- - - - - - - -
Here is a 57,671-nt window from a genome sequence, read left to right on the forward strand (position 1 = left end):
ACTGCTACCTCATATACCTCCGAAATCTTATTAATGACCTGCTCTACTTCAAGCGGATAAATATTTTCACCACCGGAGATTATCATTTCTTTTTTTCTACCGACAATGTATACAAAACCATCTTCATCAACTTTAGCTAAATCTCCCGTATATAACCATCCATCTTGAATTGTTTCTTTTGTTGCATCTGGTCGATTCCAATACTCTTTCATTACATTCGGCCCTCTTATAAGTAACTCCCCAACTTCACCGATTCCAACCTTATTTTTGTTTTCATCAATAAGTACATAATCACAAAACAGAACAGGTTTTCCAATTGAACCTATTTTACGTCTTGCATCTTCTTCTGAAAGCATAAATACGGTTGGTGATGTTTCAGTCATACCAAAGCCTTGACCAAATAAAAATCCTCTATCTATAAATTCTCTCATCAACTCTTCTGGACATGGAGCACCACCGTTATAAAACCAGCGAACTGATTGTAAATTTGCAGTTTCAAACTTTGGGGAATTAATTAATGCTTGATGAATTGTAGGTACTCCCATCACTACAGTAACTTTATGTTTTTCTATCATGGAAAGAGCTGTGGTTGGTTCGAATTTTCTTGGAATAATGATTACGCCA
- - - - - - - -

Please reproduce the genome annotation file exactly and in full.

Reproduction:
Here is a 57,671-nt window from a genome sequence, read left to right on the forward strand (position 1 = left end):
ACTGCTACCTCATATACCTCCGAAATCTTATTAATGACCTGCTCTACTTCAAGCGGATAAATATTTTCACCACCGGAGATTATCATTTCTTTTTTTCTACCGACAATGTATACAAAACCATCTTCATCAACTTTAGCTAAATCTCCCGTATATAACCATCCATCTTGAATTGTTTCTTTTGTTGCATCTGGTCGATTCCAATACTCTTTCATTACATTCGGCCCTCTTATAAGTAACTCCCCAACTTCACCGATTCCAACCTTATTTTTGTTTTCATCAATAAGTACATAATCACAAAACAGAACAGGTTTTCCAATTGAACCTATTTTACGTCTTGCATCTTCTTCTGAAAGCATAAATACGGTTGGTGATGTTTCAGTCATACCAAAGCCTTGACCAAATAAAAATCCTCTATCTATAAATTCTCTCATCAACTCTTCTGGACATGGAGCACCACCGTTATAAAACCAGCGAACTGATTGTAAATTTGCAGTTTCAAACTTTGGGGAATTAATTAATGCTTGATGAATTGTAGGTACTCCCATCACTACAGTAACTTTATGTTTTTCTATCATGGAAAGAGCTGTGGTTGGTTCGAATTTTCTTGGAATAATGATTACGCCA